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Avatar for Anonymous Anonymous says:

The simple fact is it takes water to grow our food – upwards of 900 gallons to produce an average breakfast, lunch and dinner for each person each day,” he said.

Look at the new hydroponic operations in Camarillo http://articles.latimes.com/2009/may/14/business/fi-greenhouse14 Yes big cash outlay but very high yield and 80% reduction in water. Food has been too cheap for too long, farmers get 19 to 23% of the price it is sold for, so with these issues comes opportunities. Sure give in, give them the water, but at what cost? if it is in short supply due to environmental reasons it must be rationed..end of discussion.
We cant continue to build comunities and feed the nation, like it or not California has to pick one.

Avatar for Anonymous Anonymous says:

I repeat my earlier comments. The largest export of the USA this year was WATER. Figure out how to utilize all the flood water that ran down the Red River and flooded Winnipeg in Canada. It could have been piped to California and to the Colorado River drainage basin and put in storage and used now. Let us get some statesmen togther for a chanage, and utilize the billions in stimulus dollars for this purpose.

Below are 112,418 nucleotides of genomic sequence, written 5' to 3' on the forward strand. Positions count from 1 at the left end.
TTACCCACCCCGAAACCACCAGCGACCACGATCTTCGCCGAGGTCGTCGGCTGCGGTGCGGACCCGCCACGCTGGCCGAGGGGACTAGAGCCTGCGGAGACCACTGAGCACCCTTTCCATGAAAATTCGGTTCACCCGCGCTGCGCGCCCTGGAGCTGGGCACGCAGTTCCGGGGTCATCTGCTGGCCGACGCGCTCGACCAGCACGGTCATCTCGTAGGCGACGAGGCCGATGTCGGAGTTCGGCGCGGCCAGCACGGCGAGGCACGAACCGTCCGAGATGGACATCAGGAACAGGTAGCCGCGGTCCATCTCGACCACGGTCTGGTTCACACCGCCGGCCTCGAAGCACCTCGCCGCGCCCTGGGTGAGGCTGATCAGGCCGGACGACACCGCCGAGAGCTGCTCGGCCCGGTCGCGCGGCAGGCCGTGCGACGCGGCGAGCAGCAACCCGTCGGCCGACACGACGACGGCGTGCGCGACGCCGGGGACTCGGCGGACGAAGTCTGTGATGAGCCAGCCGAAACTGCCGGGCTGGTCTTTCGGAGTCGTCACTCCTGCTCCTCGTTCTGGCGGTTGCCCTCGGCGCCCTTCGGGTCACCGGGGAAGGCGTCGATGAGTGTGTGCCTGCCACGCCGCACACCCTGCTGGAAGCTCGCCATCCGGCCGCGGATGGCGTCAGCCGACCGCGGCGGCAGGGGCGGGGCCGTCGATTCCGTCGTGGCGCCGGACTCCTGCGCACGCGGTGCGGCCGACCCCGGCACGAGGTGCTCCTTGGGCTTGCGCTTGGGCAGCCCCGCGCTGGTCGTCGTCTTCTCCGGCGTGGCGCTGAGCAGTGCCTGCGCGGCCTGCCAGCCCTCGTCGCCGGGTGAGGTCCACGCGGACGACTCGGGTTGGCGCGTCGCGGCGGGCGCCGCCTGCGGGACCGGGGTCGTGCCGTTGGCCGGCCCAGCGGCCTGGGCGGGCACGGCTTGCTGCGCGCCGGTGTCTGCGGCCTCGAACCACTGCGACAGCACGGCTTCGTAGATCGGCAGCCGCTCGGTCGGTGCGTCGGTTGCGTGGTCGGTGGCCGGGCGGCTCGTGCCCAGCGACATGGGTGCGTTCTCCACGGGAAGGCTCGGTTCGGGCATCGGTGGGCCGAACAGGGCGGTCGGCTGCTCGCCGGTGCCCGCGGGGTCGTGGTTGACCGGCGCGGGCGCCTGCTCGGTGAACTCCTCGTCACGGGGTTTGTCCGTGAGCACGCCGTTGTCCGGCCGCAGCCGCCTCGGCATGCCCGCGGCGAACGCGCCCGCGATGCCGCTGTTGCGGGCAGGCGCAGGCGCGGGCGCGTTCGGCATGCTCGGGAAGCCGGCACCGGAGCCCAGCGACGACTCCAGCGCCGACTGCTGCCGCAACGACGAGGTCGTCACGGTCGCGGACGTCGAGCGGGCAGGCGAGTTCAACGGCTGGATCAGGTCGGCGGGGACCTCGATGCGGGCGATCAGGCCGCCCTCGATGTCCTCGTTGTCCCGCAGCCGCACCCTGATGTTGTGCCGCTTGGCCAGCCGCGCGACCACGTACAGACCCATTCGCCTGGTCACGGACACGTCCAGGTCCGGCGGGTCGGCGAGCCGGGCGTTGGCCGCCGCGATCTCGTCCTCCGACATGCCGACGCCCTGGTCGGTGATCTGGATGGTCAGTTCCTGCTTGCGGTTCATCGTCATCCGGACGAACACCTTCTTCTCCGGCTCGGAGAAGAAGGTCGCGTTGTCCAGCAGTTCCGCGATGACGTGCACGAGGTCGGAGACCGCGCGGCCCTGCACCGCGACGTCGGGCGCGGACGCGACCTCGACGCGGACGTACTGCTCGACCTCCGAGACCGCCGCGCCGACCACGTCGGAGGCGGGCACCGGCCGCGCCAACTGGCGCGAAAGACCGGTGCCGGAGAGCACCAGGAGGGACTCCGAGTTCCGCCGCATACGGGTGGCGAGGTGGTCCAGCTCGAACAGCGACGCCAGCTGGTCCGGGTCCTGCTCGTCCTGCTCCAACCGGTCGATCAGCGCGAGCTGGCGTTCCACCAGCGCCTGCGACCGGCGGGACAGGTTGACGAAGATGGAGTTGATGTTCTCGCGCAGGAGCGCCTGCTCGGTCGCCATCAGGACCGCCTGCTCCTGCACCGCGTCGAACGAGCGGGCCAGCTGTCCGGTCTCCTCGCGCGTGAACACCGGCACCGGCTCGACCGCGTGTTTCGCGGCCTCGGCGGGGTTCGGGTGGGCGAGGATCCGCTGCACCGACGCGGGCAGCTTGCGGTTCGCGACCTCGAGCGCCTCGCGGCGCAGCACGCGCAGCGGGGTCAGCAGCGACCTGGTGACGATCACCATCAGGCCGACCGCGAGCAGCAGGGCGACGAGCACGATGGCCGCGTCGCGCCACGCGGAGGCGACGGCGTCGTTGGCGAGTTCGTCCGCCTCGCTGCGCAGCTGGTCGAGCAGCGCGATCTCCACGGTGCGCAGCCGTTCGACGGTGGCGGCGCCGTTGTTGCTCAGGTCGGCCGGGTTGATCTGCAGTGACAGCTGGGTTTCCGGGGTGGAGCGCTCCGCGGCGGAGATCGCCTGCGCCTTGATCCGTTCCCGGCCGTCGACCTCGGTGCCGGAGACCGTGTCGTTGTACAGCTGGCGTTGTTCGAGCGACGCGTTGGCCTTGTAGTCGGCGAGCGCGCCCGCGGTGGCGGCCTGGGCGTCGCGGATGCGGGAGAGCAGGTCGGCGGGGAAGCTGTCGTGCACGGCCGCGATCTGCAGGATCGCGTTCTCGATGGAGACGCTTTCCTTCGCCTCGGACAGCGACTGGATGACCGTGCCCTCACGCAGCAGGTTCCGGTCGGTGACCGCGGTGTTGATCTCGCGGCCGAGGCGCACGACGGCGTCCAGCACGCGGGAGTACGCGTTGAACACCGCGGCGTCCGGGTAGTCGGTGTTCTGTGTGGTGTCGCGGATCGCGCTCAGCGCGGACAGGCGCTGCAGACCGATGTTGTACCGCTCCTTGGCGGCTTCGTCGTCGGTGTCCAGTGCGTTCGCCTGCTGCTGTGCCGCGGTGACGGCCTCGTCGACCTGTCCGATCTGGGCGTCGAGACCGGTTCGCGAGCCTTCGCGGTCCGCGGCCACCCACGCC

Avatar for Anonymous Anonymous says:

You think you have problems with water now? If the Clean Water Restoration Act of 2009 passes Congress every farmer, nurseryman and greenhouse operation in the country will be under the control of the federal government!!!!
You better check this out and get on the phone and call Washingtn to stop this proposed madness from becoming law.

Avatar for Anonymous Anonymous says:

The simple fact is it takes water to grow our food – upwards of 900 gallons to produce an average breakfast, lunch and dinner for each person each day,” he said.

Look at the new hydroponic operations in Camarillo http://articles.latimes.com/2009/may/14/business/fi-greenhouse14 Yes big cash outlay but very high yield and 80% reduction in water. Food has been too cheap for too long, farmers get 19 to 23% of the price it is sold for, so with these issues comes opportunities. Sure give in, give them the water, but at what cost? if it is in short supply due to environmental reasons it must be rationed..end of discussion.
We cant continue to build comunities and feed the nation, like it or not California has to pick one.

Avatar for Anonymous Anonymous says:

I repeat my earlier comments. The largest export of the USA this year was WATER. Figure out how to utilize all the flood water that ran down the Red River and flooded Winnipeg in Canada. It could have been piped to California and to the Colorado River drainage basin and put in storage and used now. Let us get some statesmen togther for a chanage, and utilize the billions in stimulus dollars for this purpose.

Avatar for Anonymous Anonymous says:

You think you have problems with water now? If the Clean Water Restoration Act of 2009 passes Congress every farmer, nurseryman and greenhouse operation in the country will be under the control of the federal government!!!!
You better check this out and get on the phone and call Washingtn to stop this proposed madness from becoming law.